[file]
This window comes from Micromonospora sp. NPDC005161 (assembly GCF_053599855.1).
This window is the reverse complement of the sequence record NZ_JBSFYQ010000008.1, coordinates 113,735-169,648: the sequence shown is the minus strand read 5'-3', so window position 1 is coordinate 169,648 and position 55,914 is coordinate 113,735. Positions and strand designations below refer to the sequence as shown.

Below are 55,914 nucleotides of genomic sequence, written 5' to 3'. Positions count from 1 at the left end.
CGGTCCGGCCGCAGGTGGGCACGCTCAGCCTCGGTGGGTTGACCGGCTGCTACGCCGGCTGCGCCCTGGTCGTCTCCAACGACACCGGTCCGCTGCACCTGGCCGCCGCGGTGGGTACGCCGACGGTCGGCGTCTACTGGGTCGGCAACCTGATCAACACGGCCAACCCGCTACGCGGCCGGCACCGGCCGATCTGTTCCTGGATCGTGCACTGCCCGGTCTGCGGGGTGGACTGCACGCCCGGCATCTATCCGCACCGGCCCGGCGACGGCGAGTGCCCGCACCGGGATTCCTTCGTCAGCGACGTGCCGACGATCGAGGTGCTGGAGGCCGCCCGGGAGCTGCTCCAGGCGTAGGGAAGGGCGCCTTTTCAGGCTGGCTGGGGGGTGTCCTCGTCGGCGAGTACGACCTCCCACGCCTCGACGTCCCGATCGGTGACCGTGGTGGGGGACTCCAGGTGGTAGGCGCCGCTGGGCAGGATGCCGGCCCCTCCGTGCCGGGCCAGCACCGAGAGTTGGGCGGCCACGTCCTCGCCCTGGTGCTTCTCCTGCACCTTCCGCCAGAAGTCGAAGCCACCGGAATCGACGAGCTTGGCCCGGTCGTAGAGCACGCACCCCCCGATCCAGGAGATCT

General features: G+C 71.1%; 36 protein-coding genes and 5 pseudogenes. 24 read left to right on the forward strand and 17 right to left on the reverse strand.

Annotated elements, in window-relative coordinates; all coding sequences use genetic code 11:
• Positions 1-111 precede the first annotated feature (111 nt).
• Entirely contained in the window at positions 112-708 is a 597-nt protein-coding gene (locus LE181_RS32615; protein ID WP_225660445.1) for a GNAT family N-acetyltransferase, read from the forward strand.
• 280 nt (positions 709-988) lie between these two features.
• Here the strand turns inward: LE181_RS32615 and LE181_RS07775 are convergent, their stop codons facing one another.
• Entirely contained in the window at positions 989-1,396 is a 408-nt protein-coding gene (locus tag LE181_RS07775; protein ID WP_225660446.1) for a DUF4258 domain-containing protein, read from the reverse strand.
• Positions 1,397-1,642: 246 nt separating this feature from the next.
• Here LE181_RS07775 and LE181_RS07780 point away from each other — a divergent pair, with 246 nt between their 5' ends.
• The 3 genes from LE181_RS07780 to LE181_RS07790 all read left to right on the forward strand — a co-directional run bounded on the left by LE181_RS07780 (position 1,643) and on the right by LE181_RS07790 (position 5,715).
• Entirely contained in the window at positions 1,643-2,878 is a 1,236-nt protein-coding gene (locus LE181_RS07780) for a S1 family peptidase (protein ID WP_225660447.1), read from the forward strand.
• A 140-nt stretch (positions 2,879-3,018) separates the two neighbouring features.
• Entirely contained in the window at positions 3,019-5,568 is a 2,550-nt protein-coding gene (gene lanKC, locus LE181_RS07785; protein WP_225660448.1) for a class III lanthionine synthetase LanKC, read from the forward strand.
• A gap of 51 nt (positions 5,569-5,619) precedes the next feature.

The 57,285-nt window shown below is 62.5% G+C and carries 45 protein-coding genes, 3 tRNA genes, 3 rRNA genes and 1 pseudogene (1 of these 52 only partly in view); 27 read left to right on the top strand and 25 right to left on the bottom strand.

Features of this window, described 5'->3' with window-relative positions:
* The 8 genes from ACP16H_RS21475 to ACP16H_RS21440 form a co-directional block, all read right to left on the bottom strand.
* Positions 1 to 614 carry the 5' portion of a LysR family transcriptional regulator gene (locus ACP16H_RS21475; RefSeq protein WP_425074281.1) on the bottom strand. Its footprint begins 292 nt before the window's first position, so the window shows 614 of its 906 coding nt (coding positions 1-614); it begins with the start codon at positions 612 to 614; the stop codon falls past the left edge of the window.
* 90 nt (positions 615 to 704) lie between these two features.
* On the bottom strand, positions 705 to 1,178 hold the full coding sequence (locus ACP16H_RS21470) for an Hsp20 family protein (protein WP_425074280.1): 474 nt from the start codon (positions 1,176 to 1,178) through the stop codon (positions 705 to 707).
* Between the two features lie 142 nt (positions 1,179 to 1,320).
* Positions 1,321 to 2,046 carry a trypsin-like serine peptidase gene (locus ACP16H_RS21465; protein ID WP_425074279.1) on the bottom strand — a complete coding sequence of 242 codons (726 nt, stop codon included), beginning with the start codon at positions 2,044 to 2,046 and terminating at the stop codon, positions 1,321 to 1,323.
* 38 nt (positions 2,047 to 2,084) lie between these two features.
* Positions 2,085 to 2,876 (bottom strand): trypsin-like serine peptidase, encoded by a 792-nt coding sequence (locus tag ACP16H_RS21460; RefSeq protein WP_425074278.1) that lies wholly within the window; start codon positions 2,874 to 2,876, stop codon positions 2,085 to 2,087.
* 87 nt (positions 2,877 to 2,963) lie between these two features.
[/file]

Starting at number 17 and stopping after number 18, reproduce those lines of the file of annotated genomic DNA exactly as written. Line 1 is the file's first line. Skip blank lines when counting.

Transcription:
• Entirely contained in the window at positions 3,019-5,568 is a 2,550-nt protein-coding gene (gene lanKC, locus LE181_RS07785; protein WP_225660448.1) for a class III lanthionine synthetase LanKC, read from the forward strand.
• A gap of 51 nt (positions 5,569-5,619) precedes the next feature.